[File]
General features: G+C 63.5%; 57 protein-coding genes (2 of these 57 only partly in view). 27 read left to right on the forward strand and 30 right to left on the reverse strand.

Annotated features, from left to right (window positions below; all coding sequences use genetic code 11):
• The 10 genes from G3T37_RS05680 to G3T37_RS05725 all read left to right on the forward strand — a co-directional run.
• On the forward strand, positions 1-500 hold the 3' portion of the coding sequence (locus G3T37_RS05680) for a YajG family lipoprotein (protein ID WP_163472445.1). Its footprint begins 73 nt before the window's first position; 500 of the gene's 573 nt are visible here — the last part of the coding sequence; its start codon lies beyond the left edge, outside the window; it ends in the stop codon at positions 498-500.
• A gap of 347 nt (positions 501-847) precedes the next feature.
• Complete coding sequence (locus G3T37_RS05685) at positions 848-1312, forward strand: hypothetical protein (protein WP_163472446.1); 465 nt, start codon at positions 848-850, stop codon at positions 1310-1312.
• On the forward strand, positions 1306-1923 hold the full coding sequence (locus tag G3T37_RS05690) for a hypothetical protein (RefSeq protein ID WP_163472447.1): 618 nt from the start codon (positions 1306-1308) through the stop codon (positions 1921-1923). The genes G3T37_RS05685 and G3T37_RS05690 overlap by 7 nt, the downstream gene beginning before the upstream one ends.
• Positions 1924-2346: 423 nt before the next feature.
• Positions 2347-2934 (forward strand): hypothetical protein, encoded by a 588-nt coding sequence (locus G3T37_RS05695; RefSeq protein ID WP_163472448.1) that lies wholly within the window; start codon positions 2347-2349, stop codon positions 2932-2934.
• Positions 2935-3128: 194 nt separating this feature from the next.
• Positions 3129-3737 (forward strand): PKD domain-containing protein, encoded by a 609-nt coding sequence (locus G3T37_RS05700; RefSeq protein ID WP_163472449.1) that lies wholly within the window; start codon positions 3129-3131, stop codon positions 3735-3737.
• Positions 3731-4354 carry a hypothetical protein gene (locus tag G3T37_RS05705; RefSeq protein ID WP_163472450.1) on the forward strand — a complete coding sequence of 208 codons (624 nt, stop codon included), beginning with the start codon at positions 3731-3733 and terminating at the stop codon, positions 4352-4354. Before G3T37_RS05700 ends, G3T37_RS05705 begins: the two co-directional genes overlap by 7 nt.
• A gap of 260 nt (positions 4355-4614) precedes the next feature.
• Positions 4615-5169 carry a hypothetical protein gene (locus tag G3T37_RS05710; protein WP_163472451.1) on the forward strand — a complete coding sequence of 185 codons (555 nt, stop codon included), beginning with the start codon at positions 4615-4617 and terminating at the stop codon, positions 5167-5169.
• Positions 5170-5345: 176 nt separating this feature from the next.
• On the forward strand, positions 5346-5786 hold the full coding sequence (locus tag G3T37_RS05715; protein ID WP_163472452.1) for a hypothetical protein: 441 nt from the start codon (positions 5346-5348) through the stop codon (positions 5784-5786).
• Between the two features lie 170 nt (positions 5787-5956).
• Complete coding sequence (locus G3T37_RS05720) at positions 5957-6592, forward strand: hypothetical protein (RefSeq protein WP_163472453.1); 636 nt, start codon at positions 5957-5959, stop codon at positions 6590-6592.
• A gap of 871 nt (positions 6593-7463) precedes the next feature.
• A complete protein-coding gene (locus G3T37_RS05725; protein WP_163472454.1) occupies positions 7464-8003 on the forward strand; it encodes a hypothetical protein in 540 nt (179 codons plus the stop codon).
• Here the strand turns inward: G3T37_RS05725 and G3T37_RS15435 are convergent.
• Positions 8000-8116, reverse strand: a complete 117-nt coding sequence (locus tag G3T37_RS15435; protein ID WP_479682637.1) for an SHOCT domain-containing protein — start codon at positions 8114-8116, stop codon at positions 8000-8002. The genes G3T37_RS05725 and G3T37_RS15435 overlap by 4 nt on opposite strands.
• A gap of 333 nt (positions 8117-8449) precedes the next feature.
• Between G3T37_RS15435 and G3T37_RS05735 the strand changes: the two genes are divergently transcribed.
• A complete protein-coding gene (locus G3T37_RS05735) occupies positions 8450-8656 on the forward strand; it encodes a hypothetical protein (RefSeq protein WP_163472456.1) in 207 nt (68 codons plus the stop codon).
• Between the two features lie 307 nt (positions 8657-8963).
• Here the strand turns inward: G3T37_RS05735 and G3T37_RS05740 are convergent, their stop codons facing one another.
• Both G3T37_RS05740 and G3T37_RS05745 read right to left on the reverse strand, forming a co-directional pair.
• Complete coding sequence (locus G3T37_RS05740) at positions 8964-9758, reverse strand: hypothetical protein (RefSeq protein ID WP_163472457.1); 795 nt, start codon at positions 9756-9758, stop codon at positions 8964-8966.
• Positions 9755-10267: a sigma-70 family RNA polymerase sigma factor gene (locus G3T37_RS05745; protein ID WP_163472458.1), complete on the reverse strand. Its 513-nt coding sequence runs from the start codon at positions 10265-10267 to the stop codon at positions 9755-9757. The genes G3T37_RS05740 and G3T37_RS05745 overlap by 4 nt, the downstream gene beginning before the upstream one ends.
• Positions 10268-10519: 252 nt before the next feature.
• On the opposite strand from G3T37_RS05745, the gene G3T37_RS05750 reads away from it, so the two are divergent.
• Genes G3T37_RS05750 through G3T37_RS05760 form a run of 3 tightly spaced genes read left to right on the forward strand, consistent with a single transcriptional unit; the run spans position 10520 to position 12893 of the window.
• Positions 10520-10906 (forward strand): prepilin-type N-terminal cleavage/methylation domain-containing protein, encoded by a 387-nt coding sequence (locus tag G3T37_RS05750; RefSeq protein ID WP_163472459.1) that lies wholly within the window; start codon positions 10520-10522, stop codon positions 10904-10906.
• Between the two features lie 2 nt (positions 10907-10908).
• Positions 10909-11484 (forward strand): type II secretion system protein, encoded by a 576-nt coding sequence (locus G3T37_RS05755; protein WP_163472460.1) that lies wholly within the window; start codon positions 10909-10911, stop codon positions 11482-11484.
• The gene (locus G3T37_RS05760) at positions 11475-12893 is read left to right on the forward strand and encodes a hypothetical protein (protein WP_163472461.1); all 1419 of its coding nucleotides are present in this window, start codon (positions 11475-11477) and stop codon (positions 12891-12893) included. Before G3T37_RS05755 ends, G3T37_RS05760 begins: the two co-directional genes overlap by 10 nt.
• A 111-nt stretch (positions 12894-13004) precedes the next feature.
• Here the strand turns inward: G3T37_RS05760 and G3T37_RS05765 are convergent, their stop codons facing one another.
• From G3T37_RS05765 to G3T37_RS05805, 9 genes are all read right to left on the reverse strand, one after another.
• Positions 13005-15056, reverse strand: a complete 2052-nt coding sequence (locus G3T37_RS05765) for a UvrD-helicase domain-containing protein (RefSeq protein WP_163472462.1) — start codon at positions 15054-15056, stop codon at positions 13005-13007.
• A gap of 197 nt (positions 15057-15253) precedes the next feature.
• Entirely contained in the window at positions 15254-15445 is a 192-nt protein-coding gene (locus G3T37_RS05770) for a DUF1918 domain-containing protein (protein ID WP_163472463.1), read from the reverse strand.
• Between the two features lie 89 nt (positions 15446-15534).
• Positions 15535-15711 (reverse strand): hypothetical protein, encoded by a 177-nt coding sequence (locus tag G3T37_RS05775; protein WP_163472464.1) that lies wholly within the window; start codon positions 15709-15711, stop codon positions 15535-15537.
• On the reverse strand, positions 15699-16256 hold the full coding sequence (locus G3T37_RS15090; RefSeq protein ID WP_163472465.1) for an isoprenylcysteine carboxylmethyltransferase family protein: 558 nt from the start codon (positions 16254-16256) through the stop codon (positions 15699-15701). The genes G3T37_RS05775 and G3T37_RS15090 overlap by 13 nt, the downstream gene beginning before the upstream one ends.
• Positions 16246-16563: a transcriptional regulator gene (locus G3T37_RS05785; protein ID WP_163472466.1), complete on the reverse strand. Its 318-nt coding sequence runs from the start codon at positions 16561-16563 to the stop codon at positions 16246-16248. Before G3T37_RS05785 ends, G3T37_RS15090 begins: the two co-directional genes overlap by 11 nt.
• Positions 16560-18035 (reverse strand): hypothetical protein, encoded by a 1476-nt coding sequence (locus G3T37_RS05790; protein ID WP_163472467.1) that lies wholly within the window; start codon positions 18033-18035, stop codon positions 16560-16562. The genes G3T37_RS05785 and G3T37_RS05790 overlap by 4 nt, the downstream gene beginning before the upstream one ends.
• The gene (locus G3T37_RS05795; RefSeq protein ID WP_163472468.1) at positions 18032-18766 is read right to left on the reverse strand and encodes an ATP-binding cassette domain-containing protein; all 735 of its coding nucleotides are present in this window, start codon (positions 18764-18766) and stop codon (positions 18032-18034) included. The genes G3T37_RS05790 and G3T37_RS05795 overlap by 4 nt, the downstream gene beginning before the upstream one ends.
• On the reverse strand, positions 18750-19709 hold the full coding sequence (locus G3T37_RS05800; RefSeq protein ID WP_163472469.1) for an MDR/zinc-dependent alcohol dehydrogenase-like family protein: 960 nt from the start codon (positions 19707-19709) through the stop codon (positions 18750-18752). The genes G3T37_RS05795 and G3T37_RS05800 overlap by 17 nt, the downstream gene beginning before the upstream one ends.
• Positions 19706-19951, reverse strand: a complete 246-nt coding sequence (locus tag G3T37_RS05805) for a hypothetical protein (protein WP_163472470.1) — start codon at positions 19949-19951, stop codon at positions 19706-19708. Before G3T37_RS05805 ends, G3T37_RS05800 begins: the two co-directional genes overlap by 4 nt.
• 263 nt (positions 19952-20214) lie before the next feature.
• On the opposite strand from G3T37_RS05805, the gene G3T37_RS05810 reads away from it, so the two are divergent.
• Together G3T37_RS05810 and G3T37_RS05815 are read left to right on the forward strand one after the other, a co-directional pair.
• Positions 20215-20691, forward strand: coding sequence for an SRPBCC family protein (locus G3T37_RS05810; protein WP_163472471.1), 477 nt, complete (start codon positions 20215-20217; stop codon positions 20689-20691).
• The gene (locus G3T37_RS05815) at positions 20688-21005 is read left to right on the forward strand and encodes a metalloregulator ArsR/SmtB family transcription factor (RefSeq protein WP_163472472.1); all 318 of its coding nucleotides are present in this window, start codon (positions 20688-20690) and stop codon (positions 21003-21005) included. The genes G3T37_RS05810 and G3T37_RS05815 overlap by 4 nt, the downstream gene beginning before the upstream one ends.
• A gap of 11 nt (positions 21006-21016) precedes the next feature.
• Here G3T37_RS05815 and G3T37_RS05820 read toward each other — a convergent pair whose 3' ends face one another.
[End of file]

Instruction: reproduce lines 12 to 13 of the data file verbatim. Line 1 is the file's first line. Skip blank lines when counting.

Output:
• Positions 3731-4354 carry a hypothetical protein gene (locus tag G3T37_RS05705; RefSeq protein ID WP_163472450.1) on the forward strand — a complete coding sequence of 208 codons (624 nt, stop codon included), beginning with the start codon at positions 3731-3733 and terminating at the stop codon, positions 4352-4354. Before G3T37_RS05700 ends, G3T37_RS05705 begins: the two co-directional genes overlap by 7 nt.
• A gap of 260 nt (positions 4355-4614) precedes the next feature.